It Goes Both Ways
As nurses in LTC facilities, we care for the residents in many ways. Beyond that, we care about them. But is the caring really one sided? Or do our residents care about us too? We are important to our residents, not just for what we do for them as nurses. In many cases, they see us more than their own families. We're not just that person who passes out medications, we are people they care about. Perhaps...it goes both ways.
- 26 Published Jul 16, '12
Having worked in long term care for some time, first as a CNA, now as a nurse, I know how important touch is to the residents. A hug, a hand on the back or shoulder, even a quick squeeze of the hand lets residents know that they are not alone, that someone cares.
Residents in long term care often suffer from lack of meaningful physical contact. Often, the only touch they experience is during personal care, which by necessity is conducted professionally. Knowing this, at work I frequently touch residents on the back, shoulder, arm, hand, and yes, even a hug sometimes. I've seen this kind of touch cheer, comfort, encourage, and calm.
With all the emphasis on what we do for the residents, we tend to think about what we can do for them. How touch can benefit them. But what about the residents, what they can do for us?
Not that we should go to work expecting the residents to do things for us. But the residents do have something to offer. They are not “done,” their meaning in life did not end when moved into the nursing home.
One of my residents showed me that they do still have something to offer, and sometimes, I'm the one who needs the benefits of touch.
You know how busy and stressful it can be working in LTC. Some days go pretty smoothly, but others are filled with interruptions in the form of family members with questions or concerns, calls to or from doctors, orders to transcribe, requests for PRN medications, falls, skin tears, changes in condition, critical lab values and on and on.
I was having one of “those days,”not the worst, but stressful and terribly busy. Amidst the running to and fro, trying to get everything done and everyone taken care of, I passed Viola (name has been changed) in the hall. Viola was one of those residents who always has a smile and a kind word. She always had a positive attitude, even when facing a wound that didn't want to heal.
Viola rarely asked for PRN medications, so I was surprised and bit concerned when she stopped me in the hall. Instead of asking for something though, she said “Can I give you a hug?”
I quickly replied, “Of course!” and bent down to hug her in her wheelchair.
As we hugged, she said “I know your job is hard, but you're a great nurse. I want you to know that.”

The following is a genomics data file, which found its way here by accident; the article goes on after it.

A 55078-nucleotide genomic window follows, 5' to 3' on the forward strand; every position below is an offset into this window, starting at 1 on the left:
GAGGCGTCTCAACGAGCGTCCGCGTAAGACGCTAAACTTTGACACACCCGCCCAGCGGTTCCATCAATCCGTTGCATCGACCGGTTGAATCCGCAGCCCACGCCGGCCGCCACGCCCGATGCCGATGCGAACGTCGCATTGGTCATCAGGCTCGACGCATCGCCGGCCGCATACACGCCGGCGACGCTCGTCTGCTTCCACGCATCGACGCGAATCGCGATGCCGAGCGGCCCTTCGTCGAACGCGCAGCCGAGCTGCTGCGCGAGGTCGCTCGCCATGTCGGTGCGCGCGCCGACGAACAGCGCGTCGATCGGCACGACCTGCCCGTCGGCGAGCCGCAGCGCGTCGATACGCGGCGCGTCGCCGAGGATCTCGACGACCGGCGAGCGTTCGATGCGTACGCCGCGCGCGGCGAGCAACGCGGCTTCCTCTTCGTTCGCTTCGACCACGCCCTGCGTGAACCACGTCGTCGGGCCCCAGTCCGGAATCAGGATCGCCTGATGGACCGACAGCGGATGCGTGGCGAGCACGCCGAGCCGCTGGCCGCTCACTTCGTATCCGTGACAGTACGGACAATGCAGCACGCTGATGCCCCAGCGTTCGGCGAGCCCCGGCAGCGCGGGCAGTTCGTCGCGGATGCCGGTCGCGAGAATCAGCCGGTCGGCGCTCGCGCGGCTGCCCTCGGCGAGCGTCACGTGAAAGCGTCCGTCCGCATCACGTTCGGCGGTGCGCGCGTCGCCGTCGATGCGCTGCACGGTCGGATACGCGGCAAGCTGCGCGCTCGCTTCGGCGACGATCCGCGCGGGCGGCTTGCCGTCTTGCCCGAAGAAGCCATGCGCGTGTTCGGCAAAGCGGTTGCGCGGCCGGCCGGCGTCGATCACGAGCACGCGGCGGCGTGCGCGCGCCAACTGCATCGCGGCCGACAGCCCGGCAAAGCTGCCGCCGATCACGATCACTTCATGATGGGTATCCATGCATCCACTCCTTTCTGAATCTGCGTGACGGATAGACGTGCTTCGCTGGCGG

I walked away from that brief encounter with a lighter step and a new perspective. It had never occurred to me that a resident would give me encouragement. Viola helped me see that we are important to our residents, not just for what we do for them as nurses. In many cases, they see us more than their own families. We're not just that person who passes out medications, we are people they care about.
Sometimes, I'm the one who needs a hug.Last edit by Joe V on Jul 16, '12
Kittypower123 joined Feb '09 - from 'Houston, TX, US'. Kittypower123 has '4' year(s) of experience and specializes in 'Hospice'. Posts: 117 Likes: 232; Learn more about Kittypower123 by visiting their allnursesPage5Jul 16, '12 by Isitpossiblejust the other night, i went to give my 91 yr old pt her medications... asked how she was feeling and got the standard "im okay"...but she looked a little down so i just hugged her... "that was so beautiful, thank you" she said!! it made me realize how little physical contact our residents receive!! and i walked away feeling good but a little sad too...7Jul 16, '12 by dianne777RNWow, what a wonderful story! I am a new grad RN and have an interview tommorow in an LTC. Most have implied that it is an inferior job. This really upsets me as I see nursing not as getting into something "prestigious", I got into nursing because people, all people, need caring. Sorry, don't mean to ramble. I am excited about the opportunity to work with the elderly. Wish me luck on the interview! Thanks2Jul 16, '12 by jrwestQuote from dianne777RNI want to let you know that LTC is not an inferior job- it's the suits and owners who make the job hardly bearable. If only we could have the time in the day to spend with the residents like you would want.Most have implied that it is an inferior job.
Good luck on your interview.
as on- topic of the subject, it is these moments when you realize that some ( but not many ) pts aren't jerks, and are actually considerate human beings that we should be honored to take care of.4Jul 17, '12 by zieglarfI'm a dude - so I'm not going to be hugging anyone.
However I do place a hand on the upper back/shoulders of the residents sometimes - a 'hey buddy' sort of thing. Some of the men like to shake hands - it's respect.2Jul 17, '12 by MaremmaThis is a wonderful article! Thanks for posting it.
zieglarf- What does being male have to do with hugging or not hugging patients? Compassion can flow from both females and males. Grandma can be comforted by a son's or grandson's hug as much as a daughter's or grand daughter's you know?2Jul 17, '12 by HM-8404Quote from MaremmaBecause males in the medical profession have to be careful about contact with patients, especially female patients. We are aware that we are always just a misunderstanding away from a lawsuit, or termination.This is a wonderful article! Thanks for posting it.
zieglarf- What does being male have to do with hugging or not hugging patients? Compassion can flow from both females and males. Grandma can be comforted by a son's or grandson's hug as much as a daughter's or grand daughter's you know?